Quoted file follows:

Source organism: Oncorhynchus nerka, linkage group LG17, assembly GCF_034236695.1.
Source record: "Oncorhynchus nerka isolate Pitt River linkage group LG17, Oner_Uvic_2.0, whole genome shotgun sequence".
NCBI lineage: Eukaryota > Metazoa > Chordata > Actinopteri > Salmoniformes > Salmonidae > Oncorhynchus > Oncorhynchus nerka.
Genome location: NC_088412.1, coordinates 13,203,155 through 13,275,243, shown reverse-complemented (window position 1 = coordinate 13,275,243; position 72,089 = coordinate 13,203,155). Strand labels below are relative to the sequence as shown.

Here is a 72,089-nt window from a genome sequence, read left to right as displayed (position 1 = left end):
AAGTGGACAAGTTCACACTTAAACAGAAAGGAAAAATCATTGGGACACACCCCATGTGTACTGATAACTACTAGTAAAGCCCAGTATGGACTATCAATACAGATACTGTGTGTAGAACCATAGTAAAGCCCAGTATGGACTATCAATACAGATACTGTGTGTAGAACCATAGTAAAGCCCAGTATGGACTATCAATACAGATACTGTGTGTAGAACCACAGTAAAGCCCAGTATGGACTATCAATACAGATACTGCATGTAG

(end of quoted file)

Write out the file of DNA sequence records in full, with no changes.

Source organism: Oncorhynchus nerka, linkage group LG17, assembly GCF_034236695.1.
Source record: "Oncorhynchus nerka isolate Pitt River linkage group LG17, Oner_Uvic_2.0, whole genome shotgun sequence".
NCBI lineage: Eukaryota > Metazoa > Chordata > Actinopteri > Salmoniformes > Salmonidae > Oncorhynchus > Oncorhynchus nerka.
Genome location: NC_088412.1, coordinates 13,203,155 through 13,275,243, shown reverse-complemented (window position 1 = coordinate 13,275,243; position 72,089 = coordinate 13,203,155). Strand labels below are relative to the sequence as shown.

Here is a 72,089-nt window from a genome sequence, read left to right as displayed (position 1 = left end):
AAGTGGACAAGTTCACACTTAAACAGAAAGGAAAAATCATTGGGACACACCCCATGTGTACTGATAACTACTAGTAAAGCCCAGTATGGACTATCAATACAGATACTGTGTGTAGAACCATAGTAAAGCCCAGTATGGACTATCAATACAGATACTGTGTGTAGAACCATAGTAAAGCCCAGTATGGACTATCAATACAGATACTGTGTGTAGAACCACAGTAAAGCCCAGTATGGACTATCAATACAGATACTGCATGTAG